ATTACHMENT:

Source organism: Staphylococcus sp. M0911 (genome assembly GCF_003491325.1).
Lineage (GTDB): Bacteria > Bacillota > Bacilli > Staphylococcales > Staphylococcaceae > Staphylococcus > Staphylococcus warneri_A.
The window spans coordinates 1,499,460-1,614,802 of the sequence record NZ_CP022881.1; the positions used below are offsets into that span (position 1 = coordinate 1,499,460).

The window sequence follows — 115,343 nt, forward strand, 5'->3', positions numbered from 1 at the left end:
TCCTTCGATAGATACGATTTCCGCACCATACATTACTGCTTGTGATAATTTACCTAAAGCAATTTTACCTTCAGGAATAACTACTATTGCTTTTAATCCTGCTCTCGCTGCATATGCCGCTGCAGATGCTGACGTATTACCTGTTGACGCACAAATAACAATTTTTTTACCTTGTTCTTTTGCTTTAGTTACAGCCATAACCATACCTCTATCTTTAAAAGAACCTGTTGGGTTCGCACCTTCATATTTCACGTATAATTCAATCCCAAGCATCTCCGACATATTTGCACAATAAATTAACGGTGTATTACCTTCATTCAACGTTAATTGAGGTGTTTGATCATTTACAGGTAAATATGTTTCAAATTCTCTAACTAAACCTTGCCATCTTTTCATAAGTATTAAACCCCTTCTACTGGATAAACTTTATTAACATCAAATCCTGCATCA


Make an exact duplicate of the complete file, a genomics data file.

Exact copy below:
Source organism: Staphylococcus sp. M0911 (genome assembly GCF_003491325.1).
Lineage (GTDB): Bacteria > Bacillota > Bacilli > Staphylococcales > Staphylococcaceae > Staphylococcus > Staphylococcus warneri_A.
The window spans coordinates 1,499,460-1,614,802 of the sequence record NZ_CP022881.1; the positions used below are offsets into that span (position 1 = coordinate 1,499,460).

The window sequence follows — 115,343 nt, forward strand, 5'->3', positions numbered from 1 at the left end:
TCCTTCGATAGATACGATTTCCGCACCATACATTACTGCTTGTGATAATTTACCTAAAGCAATTTTACCTTCAGGAATAACTACTATTGCTTTTAATCCTGCTCTCGCTGCATATGCCGCTGCAGATGCTGACGTATTACCTGTTGACGCACAAATAACAATTTTTTTACCTTGTTCTTTTGCTTTAGTTACAGCCATAACCATACCTCTATCTTTAAAAGAACCTGTTGGGTTCGCACCTTCATATTTCACGTATAATTCAATCCCAAGCATCTCCGACATATTTGCACAATAAATTAACGGTGTATTACCTTCATTCAACGTTAATTGAGGTGTTTGATCATTTACAGGTAAATATGTTTCAAATTCTCTAACTAAACCTTGCCATCTTTTCATAAGTATTAAACCCCTTCTACTGGATAAACTTTATTAACATCAAATCCTGCATCA